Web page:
Now, ultraconservatives are a suspicious lot and won't swoon for a guy just because he represents the nuttiest congressional district in America. But it's not just local pride that makes me confident Sali would soon sweep them off their feet. On the issues that matter, his ultraconservative credentials compare favorably to anyone else in the Republican field or on the sidelines:
Abortion: Giuliani is pro-choice, McCain is more interested in national security, and Romney is macrobiotic on the issue: He lives off whatever opinions are grown locally. Bill Sali has a perfect pro-life record and insists that abortion causes breast cancer—even saying as much to women who've had breast cancer.
Experience: Giuliani ran the biggest urban bureaucracy in America. McCain has been in Congress for a quarter-century. Romney signed a universal health-care bill in Massachusetts. Bill Sali has the kind of experience their money can't buy—namely, none whatsoever. He has been in Congress a month. He spent 16 years as a state legislator, which makes him twice as qualified as Abraham Lincoln – and since it was in the Idaho state legislature, there's no danger he'll take the GOP off on progressive tangents like Lincoln. Last time I checked, Sali's webpage on "Legislative Issues" was a conservative's dream come true—completely empty.
Strength: Giuliani backed down from a race against Hillary Clinton. McCain refused to slime George Bush's character in the South Carolina primary. Romney lost to Ted Kennedy. Bill Sali made his fellow Republicans in Idaho so mad that one trashed him to the papers and another tried to throw him out the window. When the Weekly Standard asked about his internecine feuds, Sali gave the right's favorite answer: He blamed the media.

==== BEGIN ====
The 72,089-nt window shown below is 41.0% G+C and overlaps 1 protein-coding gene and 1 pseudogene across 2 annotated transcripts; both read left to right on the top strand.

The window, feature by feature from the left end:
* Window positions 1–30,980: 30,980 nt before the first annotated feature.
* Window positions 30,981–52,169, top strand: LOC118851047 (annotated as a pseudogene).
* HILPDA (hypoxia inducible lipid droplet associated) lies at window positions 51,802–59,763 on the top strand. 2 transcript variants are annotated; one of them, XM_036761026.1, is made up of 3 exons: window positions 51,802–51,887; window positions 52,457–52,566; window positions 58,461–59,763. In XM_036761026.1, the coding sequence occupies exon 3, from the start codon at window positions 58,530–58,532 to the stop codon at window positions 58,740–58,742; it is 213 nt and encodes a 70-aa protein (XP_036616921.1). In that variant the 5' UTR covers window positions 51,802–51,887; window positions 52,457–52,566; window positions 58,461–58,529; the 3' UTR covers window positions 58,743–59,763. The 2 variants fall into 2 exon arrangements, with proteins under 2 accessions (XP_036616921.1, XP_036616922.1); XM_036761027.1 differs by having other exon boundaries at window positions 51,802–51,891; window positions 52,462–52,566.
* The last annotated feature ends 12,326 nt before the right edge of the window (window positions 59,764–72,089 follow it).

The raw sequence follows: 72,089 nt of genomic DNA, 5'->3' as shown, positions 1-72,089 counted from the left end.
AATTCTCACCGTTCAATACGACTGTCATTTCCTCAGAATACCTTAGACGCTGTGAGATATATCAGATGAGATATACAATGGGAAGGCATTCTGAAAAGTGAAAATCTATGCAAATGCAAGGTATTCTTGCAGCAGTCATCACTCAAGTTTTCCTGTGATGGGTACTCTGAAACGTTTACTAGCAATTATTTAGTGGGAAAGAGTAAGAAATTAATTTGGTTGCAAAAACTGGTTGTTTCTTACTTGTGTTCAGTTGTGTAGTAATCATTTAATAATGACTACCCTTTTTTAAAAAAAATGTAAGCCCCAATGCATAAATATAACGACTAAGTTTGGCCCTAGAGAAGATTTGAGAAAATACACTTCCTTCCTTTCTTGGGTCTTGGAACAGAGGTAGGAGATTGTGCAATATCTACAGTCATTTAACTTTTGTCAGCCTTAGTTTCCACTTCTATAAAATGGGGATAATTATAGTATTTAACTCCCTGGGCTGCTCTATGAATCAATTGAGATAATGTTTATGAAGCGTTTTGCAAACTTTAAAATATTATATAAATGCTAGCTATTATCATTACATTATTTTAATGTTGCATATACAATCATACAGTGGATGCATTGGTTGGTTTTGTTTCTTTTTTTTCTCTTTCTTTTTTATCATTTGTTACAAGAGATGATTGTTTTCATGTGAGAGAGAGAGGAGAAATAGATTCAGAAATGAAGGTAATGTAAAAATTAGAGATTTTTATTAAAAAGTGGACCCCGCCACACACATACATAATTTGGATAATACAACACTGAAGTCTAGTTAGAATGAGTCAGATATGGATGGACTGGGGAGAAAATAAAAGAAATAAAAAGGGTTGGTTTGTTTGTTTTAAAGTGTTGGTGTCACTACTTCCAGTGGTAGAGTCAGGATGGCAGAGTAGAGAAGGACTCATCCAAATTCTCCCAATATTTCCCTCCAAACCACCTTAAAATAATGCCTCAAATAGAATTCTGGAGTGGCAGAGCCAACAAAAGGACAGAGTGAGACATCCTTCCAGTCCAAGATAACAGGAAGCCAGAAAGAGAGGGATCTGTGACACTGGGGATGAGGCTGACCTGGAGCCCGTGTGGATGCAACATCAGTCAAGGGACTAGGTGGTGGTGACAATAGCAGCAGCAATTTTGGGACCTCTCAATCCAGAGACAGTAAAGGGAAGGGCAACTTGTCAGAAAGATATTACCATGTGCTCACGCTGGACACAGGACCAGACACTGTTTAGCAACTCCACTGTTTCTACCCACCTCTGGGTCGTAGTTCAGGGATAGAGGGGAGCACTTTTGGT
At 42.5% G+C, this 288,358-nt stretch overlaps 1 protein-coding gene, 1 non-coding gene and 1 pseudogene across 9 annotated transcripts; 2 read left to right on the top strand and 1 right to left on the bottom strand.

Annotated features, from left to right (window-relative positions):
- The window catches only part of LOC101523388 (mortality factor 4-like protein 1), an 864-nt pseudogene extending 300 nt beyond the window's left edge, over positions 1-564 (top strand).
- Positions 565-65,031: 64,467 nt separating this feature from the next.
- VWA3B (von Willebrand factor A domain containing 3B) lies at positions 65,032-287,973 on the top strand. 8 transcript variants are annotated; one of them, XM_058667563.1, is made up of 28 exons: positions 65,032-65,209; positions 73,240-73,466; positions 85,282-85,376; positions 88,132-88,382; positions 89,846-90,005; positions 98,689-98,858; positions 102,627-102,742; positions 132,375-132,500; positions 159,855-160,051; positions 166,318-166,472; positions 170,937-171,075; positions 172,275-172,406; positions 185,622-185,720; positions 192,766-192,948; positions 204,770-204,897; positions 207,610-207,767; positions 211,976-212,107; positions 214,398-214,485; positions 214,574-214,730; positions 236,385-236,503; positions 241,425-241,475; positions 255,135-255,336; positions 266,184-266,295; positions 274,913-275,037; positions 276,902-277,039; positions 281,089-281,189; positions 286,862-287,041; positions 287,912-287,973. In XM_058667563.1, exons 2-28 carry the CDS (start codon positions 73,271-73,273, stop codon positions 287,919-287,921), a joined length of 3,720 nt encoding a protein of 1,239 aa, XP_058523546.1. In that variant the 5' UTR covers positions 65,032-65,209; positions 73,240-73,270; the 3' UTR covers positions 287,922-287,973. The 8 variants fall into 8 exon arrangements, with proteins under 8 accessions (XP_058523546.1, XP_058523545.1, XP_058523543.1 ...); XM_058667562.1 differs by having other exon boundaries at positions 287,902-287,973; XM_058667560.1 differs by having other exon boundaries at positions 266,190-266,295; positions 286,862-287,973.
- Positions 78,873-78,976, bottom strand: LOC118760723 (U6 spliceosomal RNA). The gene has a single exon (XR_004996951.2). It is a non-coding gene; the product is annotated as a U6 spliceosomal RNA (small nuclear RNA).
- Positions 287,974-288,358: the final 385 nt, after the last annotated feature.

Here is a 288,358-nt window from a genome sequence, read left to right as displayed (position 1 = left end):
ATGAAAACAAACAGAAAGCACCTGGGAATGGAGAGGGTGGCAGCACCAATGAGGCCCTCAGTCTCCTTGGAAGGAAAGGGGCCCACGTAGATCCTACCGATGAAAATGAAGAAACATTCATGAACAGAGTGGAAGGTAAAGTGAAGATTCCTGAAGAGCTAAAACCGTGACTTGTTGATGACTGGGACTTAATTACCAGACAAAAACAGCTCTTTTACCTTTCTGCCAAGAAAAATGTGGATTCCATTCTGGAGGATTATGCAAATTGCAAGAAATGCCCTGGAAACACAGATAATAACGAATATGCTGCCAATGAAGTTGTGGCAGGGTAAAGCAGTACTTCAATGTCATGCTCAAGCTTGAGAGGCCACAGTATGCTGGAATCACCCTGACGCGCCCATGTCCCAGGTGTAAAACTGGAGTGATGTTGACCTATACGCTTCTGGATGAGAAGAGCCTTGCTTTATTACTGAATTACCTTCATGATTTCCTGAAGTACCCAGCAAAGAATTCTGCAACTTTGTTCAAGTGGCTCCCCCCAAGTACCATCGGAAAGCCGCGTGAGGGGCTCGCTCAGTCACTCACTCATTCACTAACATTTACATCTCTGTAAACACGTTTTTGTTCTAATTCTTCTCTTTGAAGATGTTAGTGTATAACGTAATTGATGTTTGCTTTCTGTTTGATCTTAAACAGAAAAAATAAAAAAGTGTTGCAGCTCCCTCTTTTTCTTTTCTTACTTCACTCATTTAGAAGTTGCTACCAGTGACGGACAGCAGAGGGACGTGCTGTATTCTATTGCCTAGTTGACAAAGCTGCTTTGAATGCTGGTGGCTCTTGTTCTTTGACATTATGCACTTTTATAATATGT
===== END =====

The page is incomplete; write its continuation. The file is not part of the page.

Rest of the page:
Extremism: As soon as the primaries are over, Giuliani, McCain, and Romney will run to the middle. Bill Sali won his congressional primary with 26 percent—the most conservative quarter of one of the most conservative state parties in the country. But Sali stuck to his guns in the general and didn't lose them when he came to Washington. He's comfortable in his own skin—and, more important to the conservative movement, comfortable being all alone. Last week, he told a right-wing blogger, "I'm not responsible for the Republican brand. I'm responsible for me."
Bruce Reed, who was President Clinton's domestic policy adviser, is CEO of the Democratic Leadership Council and co-author with Rahm Emanuel of The Plan: Big Ideas for Change in America.E-mail him at firstname.lastname@example.org. Read his disclosure here.
Photographs of: Mitt Romney on Slate's home page by Bill Pugliano/Getty Images; Hillary Clinton on Slate's home page by Joe Raedle/Getty Images; man with a pizza box on Slate's home page by Digital Vision/Getty Images; George Bush on Slate's home page by Mandel Ngan/AFP/Getty Images; power station on Slate's home page by Digital Vision; the Eiffel Tower on Slate's home page by Gabriel Bouys/AFP/Getty Images; Karl Rove on Slate's home page by David McNew/Getty Images; Nancy Pelosi on Slate's home page by Chuck Kennedy/MCT; Bill Sali on the Slate home page courtesy http://sali.house.gov/.